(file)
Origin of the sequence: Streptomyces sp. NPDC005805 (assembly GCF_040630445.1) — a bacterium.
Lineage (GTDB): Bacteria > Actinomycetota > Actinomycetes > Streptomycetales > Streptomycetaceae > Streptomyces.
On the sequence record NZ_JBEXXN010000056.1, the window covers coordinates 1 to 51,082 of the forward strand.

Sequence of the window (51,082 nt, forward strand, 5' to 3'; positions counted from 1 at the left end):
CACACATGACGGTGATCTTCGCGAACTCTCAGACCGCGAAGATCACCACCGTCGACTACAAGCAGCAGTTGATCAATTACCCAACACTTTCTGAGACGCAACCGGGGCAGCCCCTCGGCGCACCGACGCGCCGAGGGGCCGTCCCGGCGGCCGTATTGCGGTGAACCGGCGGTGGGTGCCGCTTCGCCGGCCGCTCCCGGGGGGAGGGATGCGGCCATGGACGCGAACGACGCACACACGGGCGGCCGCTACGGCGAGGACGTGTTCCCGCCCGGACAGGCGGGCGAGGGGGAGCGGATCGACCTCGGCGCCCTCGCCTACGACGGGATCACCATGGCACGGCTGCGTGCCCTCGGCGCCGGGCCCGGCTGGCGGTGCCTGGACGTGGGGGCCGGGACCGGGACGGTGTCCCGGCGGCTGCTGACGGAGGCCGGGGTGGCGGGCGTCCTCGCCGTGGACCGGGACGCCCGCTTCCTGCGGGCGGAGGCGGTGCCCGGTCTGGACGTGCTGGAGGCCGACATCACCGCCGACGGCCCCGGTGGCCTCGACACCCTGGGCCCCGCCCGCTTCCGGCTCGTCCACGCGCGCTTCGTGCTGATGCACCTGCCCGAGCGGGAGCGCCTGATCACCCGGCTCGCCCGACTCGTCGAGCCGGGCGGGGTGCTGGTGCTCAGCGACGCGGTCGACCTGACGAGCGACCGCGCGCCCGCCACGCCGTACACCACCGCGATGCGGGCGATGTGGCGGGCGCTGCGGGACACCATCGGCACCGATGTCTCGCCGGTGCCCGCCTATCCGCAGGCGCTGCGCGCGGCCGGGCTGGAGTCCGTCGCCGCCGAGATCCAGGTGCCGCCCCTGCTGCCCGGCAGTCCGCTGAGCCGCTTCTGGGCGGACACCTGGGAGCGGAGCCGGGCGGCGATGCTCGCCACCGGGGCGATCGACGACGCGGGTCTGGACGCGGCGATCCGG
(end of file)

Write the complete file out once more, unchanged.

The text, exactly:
Origin of the sequence: Streptomyces sp. NPDC005805 (assembly GCF_040630445.1) — a bacterium.
Lineage (GTDB): Bacteria > Actinomycetota > Actinomycetes > Streptomycetales > Streptomycetaceae > Streptomyces.
On the sequence record NZ_JBEXXN010000056.1, the window covers coordinates 1 to 51,082 of the forward strand.

Sequence of the window (51,082 nt, forward strand, 5' to 3'; positions counted from 1 at the left end):
CACACATGACGGTGATCTTCGCGAACTCTCAGACCGCGAAGATCACCACCGTCGACTACAAGCAGCAGTTGATCAATTACCCAACACTTTCTGAGACGCAACCGGGGCAGCCCCTCGGCGCACCGACGCGCCGAGGGGCCGTCCCGGCGGCCGTATTGCGGTGAACCGGCGGTGGGTGCCGCTTCGCCGGCCGCTCCCGGGGGGAGGGATGCGGCCATGGACGCGAACGACGCACACACGGGCGGCCGCTACGGCGAGGACGTGTTCCCGCCCGGACAGGCGGGCGAGGGGGAGCGGATCGACCTCGGCGCCCTCGCCTACGACGGGATCACCATGGCACGGCTGCGTGCCCTCGGCGCCGGGCCCGGCTGGCGGTGCCTGGACGTGGGGGCCGGGACCGGGACGGTGTCCCGGCGGCTGCTGACGGAGGCCGGGGTGGCGGGCGTCCTCGCCGTGGACCGGGACGCCCGCTTCCTGCGGGCGGAGGCGGTGCCCGGTCTGGACGTGCTGGAGGCCGACATCACCGCCGACGGCCCCGGTGGCCTCGACACCCTGGGCCCCGCCCGCTTCCGGCTCGTCCACGCGCGCTTCGTGCTGATGCACCTGCCCGAGCGGGAGCGCCTGATCACCCGGCTCGCCCGACTCGTCGAGCCGGGCGGGGTGCTGGTGCTCAGCGACGCGGTCGACCTGACGAGCGACCGCGCGCCCGCCACGCCGTACACCACCGCGATGCGGGCGATGTGGCGGGCGCTGCGGGACACCATCGGCACCGATGTCTCGCCGGTGCCCGCCTATCCGCAGGCGCTGCGCGCGGCCGGGCTGGAGTCCGTCGCCGCCGAGATCCAGGTGCCGCCCCTGCTGCCCGGCAGTCCGCTGAGCCGCTTCTGGGCGGACACCTGGGAGCGGAGCCGGGCGGCGATGCTCGCCACCGGGGCGATCGACGACGCGGGTCTGGACGCGGCGATCCGG